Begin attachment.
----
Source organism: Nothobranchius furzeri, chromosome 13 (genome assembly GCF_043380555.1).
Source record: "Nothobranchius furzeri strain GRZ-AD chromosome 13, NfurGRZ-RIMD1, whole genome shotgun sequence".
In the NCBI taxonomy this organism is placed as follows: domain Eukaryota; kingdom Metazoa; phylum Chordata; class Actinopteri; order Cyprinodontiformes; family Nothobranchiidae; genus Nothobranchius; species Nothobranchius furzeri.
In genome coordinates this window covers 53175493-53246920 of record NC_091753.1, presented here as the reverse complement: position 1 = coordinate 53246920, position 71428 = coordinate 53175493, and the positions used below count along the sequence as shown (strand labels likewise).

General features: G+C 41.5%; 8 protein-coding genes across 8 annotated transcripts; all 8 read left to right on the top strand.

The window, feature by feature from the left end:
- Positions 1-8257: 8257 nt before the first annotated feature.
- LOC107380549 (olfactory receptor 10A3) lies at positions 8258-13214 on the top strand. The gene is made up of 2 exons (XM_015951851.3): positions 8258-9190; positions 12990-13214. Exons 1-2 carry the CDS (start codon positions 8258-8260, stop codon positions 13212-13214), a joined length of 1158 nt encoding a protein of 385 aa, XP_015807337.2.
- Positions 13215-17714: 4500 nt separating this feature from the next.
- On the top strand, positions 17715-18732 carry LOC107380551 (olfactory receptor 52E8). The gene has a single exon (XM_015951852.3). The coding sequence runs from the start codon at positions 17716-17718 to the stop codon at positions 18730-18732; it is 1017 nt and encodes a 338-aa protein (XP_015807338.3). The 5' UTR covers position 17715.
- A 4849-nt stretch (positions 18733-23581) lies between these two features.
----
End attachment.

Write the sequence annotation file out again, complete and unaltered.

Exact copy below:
Source organism: Nothobranchius furzeri, chromosome 13 (genome assembly GCF_043380555.1).
Source record: "Nothobranchius furzeri strain GRZ-AD chromosome 13, NfurGRZ-RIMD1, whole genome shotgun sequence".
In the NCBI taxonomy this organism is placed as follows: domain Eukaryota; kingdom Metazoa; phylum Chordata; class Actinopteri; order Cyprinodontiformes; family Nothobranchiidae; genus Nothobranchius; species Nothobranchius furzeri.
In genome coordinates this window covers 53175493-53246920 of record NC_091753.1, presented here as the reverse complement: position 1 = coordinate 53246920, position 71428 = coordinate 53175493, and the positions used below count along the sequence as shown (strand labels likewise).

General features: G+C 41.5%; 8 protein-coding genes across 8 annotated transcripts; all 8 read left to right on the top strand.

The window, feature by feature from the left end:
- Positions 1-8257: 8257 nt before the first annotated feature.
- LOC107380549 (olfactory receptor 10A3) lies at positions 8258-13214 on the top strand. The gene is made up of 2 exons (XM_015951851.3): positions 8258-9190; positions 12990-13214. Exons 1-2 carry the CDS (start codon positions 8258-8260, stop codon positions 13212-13214), a joined length of 1158 nt encoding a protein of 385 aa, XP_015807337.2.
- Positions 13215-17714: 4500 nt separating this feature from the next.
- On the top strand, positions 17715-18732 carry LOC107380551 (olfactory receptor 52E8). The gene has a single exon (XM_015951852.3). The coding sequence runs from the start codon at positions 17716-17718 to the stop codon at positions 18730-18732; it is 1017 nt and encodes a 338-aa protein (XP_015807338.3). The 5' UTR covers position 17715.
- A 4849-nt stretch (positions 18733-23581) lies between these two features.